I'm sure we can all be calm about issues like this that really do need discussion (after all, we're managing it in the various religion threads, amazingly!), and I really do rate very highly the people on this talk Forum in their ability to avoid both causing and taking offence. I'm fairly sure no-one has, but I just get this feeling occasionally... I hate the stemming of discussion by bullying tactics more than anyone.

Anyway, on...

46516.  Wed Jan 18, 2006 10:37 am Reply with quote

I agree Gray. As a veteran of the Guardian Unlimited Talk boards, I have seen far more than my fair share of virtual blood spilled over this kind of discussion, but when we can concentrate on the issues it is so much more interesting.

46557.  Wed Jan 18, 2006 12:23 pm Reply with quote

eggshaped wrote:
//However, what Dr Bob wrote above seems to imply (and this is consistant with what's left of my physics knowledge), that for a macroscopic object like a neolithic monument to behave like a wave it would have to have a momentum (i.e. it would need to be moving). I don't see how there would be anything around this rock to detect deBroglie-wise.//

I claim no specialist knowledge and make no suggestions about the accuracy or otherwise of dowsing but I though I'd say that the monolith is moving as it is on the surface of the earth. It's even moving relative to the observer to some extent, it has angular acceleration (angular velocity is directional and the direction is slightly different for the object and the observer).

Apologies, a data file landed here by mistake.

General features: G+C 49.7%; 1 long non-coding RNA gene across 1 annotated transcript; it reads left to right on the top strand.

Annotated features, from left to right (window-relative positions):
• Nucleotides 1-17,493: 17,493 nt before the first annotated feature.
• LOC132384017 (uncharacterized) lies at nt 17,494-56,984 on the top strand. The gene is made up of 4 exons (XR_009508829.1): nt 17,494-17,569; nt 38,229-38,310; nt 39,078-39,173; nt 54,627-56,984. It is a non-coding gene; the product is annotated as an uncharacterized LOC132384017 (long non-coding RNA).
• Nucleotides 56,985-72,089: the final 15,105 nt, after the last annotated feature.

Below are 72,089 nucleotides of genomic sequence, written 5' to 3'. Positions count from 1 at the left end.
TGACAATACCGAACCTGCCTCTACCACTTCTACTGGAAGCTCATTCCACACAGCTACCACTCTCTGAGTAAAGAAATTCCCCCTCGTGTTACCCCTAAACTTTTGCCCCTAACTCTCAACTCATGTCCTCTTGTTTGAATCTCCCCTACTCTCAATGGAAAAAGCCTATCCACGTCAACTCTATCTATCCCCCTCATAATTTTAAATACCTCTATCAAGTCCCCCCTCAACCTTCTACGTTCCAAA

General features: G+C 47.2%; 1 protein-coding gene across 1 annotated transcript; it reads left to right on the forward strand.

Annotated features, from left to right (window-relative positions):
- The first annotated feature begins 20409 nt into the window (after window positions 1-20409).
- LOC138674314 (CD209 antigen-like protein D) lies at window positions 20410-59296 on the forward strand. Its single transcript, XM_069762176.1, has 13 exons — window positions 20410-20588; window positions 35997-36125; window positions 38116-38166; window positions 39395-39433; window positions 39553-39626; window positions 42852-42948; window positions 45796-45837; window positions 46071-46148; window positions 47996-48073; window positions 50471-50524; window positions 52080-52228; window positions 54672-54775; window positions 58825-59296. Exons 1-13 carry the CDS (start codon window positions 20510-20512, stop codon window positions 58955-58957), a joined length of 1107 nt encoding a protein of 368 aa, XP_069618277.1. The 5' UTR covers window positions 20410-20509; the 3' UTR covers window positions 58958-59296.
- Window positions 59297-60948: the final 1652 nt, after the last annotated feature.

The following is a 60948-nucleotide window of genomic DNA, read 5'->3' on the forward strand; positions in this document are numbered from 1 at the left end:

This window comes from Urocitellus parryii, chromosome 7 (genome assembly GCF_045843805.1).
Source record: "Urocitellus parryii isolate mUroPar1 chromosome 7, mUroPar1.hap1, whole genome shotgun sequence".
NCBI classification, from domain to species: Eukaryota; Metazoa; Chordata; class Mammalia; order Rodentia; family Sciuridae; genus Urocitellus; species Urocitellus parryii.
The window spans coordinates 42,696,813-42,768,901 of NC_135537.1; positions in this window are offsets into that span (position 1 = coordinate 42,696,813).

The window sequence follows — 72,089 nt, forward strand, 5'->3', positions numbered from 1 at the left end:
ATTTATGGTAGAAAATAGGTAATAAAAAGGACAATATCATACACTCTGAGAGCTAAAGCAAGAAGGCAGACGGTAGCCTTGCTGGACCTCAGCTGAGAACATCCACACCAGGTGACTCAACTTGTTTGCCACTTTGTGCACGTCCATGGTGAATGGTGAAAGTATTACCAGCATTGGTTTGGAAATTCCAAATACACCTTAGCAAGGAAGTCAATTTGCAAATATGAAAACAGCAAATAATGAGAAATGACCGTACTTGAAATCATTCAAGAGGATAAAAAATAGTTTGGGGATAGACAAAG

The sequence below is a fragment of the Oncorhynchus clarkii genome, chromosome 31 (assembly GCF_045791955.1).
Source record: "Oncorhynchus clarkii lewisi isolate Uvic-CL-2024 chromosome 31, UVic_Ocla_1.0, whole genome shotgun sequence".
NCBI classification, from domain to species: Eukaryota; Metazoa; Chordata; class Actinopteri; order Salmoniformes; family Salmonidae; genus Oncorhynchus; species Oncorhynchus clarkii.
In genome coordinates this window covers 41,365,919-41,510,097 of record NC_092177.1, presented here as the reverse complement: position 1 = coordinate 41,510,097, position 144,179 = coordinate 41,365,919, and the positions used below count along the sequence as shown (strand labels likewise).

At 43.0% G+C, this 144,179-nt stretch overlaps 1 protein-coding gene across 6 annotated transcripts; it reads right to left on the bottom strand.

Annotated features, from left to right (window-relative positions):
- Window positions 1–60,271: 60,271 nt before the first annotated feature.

46570.  Wed Jan 18, 2006 12:59 pm Reply with quote

Well that's sold me,

<grabs a pair of coathangers>

46641.  Wed Jan 18, 2006 7:36 pm Reply with quote

Another topic related to dowsing is chicken sexing, as practised in poultry farms and markets. Day-old chicks are sorted into male and female by a person who simply picks up the chicks one by one and puts them into separate pens according to gender. The sexer works very fast, hardly looking at each bird, sorting 200 birds in 2-3 minutes. Usually, day-old chicks have no visible gender differences in feathering or cloaca, so how do the practitioners do it? Mostly, they don't know how they do it, they just do it.
I checked this in Wikipedia, and got this link: